You could just present one template or you could choose to present many, however firstly look at your billing procedures to see if your first invoice (paid) covers the amount of time it’s taken to build your design in the browser. You certainly don’t want to be left high and dry if the client doesn’t like it and you’re then endlessly working backwards and forwards.
Design Board (Visual)
This method is very rare in web design and is mostly seen in the print design world. If you have to present a design to a committee or even large client you could print your web design on to an A3 sheet of paper and mount it against some board. This makes the design rigid so you can carry it into the presentation and even pass around A4 smaller versions to help the client see the design up close. You could add tags or mini-descriptions on to the design to aid in the explanations.
This is one of the easier ways of presenting a design in the browser. By setting the background as a flat jpeg with CSS and adding a png image into the html you can view the design within the browser. This eliminates any file sending issues with your client.
You can do this is in a sub-folder or sub-directory of your pleasing. For this demonstration I’ve simply created a sub-folder called ‘jpegbrowser’. If your design has a common place colour, set this with CSS so if there is over-scroll it won’t matter too much. Save your background whether it be tiled or flat as bg.jpg. Save your design without the background as a .png keeping all transparent aspects, transparent.
The code below shows that we’ve setup a .html page titled “Jpeg in the Browser Demo”. We’ve added the background colour, image and set it so it’s positioned to the center and top whilst making sure it doesn’t repeat.
We’ve then created an ‘image’ div setting the width to the width of your image. I chose 1440px as any ‘normal’ client user should have a screen size of at least 1440px even if they’re using a laptop. I’ve added the margin: auto line to make sure the image sits in the middle of the page if the client happens to have a larger monitor. You could go as far to pre-check what resolution your client is using and setting everything up for their screen size.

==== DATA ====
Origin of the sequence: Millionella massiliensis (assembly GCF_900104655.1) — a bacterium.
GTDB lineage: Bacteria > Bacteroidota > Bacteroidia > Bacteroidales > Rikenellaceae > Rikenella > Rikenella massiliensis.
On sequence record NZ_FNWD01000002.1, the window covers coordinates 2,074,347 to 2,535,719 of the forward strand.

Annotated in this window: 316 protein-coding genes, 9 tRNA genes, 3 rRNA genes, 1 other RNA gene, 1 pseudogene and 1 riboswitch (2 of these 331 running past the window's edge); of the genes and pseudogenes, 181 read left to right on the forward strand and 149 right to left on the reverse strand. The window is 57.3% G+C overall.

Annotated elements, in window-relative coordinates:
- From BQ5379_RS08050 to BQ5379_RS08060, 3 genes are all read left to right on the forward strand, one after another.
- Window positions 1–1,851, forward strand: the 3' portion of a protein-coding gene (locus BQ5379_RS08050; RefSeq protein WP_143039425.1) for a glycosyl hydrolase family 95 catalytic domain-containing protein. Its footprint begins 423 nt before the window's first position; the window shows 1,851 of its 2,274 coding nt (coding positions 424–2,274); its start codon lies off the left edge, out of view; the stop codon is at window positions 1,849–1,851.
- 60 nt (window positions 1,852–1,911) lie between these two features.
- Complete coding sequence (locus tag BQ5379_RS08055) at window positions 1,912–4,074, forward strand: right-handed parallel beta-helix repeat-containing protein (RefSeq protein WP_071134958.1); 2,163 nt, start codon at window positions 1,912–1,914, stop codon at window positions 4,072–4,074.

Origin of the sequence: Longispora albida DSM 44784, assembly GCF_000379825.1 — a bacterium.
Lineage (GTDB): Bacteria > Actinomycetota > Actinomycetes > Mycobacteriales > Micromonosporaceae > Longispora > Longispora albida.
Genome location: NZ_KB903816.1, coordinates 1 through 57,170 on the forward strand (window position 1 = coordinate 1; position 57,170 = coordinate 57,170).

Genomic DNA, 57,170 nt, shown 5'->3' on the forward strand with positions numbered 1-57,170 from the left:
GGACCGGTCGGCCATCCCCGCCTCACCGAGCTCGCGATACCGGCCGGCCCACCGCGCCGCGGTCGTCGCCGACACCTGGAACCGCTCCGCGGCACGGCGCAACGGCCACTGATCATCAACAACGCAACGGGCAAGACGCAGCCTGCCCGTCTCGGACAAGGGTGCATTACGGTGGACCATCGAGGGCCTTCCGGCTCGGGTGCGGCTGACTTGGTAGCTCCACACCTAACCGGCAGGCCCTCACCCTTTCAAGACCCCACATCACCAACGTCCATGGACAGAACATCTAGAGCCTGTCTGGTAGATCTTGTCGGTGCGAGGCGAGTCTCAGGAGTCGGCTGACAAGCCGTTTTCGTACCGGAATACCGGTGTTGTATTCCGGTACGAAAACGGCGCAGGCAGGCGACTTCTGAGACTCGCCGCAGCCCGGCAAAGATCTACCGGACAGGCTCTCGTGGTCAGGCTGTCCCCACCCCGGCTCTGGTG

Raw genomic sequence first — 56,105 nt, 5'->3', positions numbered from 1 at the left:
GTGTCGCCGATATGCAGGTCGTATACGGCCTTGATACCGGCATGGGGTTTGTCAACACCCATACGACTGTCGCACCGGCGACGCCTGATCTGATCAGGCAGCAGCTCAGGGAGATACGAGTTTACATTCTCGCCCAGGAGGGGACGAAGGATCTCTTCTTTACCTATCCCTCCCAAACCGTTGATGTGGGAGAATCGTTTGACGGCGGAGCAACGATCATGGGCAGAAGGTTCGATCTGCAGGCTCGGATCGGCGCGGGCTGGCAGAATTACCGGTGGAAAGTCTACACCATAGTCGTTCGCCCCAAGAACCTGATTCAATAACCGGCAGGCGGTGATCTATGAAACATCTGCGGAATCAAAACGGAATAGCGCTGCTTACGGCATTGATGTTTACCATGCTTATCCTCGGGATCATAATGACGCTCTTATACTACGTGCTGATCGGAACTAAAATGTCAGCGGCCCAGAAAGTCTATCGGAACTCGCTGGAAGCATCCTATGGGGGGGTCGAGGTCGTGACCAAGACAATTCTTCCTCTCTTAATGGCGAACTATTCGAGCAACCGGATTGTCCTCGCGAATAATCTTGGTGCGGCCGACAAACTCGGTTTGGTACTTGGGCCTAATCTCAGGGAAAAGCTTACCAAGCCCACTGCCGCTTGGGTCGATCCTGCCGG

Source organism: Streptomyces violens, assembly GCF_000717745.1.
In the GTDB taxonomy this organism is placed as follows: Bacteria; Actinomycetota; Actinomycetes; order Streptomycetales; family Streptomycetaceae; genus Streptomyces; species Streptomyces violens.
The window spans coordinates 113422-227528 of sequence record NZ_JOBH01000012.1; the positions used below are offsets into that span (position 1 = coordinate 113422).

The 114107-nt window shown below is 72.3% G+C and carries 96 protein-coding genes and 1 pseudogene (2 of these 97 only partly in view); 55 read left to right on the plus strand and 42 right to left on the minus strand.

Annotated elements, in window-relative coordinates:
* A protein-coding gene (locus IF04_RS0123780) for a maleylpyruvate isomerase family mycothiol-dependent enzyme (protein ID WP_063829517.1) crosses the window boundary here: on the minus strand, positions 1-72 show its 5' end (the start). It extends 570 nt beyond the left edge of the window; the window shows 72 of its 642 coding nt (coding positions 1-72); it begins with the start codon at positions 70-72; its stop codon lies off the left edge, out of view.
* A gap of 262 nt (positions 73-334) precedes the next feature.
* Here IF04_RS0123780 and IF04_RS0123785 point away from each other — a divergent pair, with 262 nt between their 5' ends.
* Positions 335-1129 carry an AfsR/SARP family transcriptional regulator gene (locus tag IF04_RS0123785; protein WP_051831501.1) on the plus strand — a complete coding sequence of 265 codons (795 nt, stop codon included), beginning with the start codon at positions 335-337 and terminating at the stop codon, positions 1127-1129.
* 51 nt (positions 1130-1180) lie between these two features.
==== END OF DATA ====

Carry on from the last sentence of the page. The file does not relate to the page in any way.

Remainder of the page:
<title>Jpeg in the Browser Demo</title>
background: #1a0f1f url(img/bg.jpg) no-repeat center top;
This then allows the .png design to sit over the main bg.jpg thus making it look like their website to be is in the browser. A plus point to presenting your design this way is that the client will get an idea of size, a negative being an image is just that, it’s a graphical representation of how their design will look and not everything will be the same once built. Obox Themes have kindly donated their ‘DEPTH’ Theme design to be used as the example in the demo, you can purchase the wordpress theme DEPTH from Obox Design. View the Demo
Flat JPEG sent via email
The easiest presentation that you can do is the simple jpeg via email method. This doesn’t leave much to the imagination and can cause many problems for not tech-savvy clients. Trying to write an email in a way that they will understand what you are talking about is quite difficult. Nine times out of ten, they will attempt to print the design off, in ‘fit-to-page’ mode of course. This shrinks down a possible 2000px long design to an A4 sheet. Great news is they will need a magnifying glass to see what you’re talking about.
You could send the file and then immediately ring them to make sure they’re opening the file correctly. And then talk them through it on the phone however this can with some clients seem a little un-professional especially if you’re working with some very big clients.
Use a Web App
You can present, share and annotate your designs online with a web app like Notable App. Created by the guys over at Zurb, Notable App takes the pain out of presenting a design and being able to describe it to a client. It also enables the client to provide feedback on your designs online. The app allows you to provide feedback directly on the web page, highlighting their own points exactly so nothing can get confused or miss-translated. With Notable App, feedback can be left over time, so if you’re a remote designers you do not have to be there exactly when your client is wanting to leave feedback.
The ability to make annotations within 60 seconds of receiving a link to your presentation can make the feedback process more streamlined than it has ever been before. Depending on who you client is could lead to feedback by committee and there may be more than one person involved with providing it. Notable App allows you to have multiple people accessing and leaving notes on the same design.
Other point of views
I was interested to hear other point of views on how to present design to a client. The designers below were kind enough to share their thoughts. (Thanks to all)
I know there’s been a lot of discussions going on recently about how you shouldn’t present static designs to your clients, but it’s still my most preferred way. BUT… I only show them one page like this. I usually take the most complicated page of the entire website/-app and design that in Photoshop. After I showed them this page, I do most of the other pages straight in the browser (until there’s a complicated component, than I jump back in Photoshop).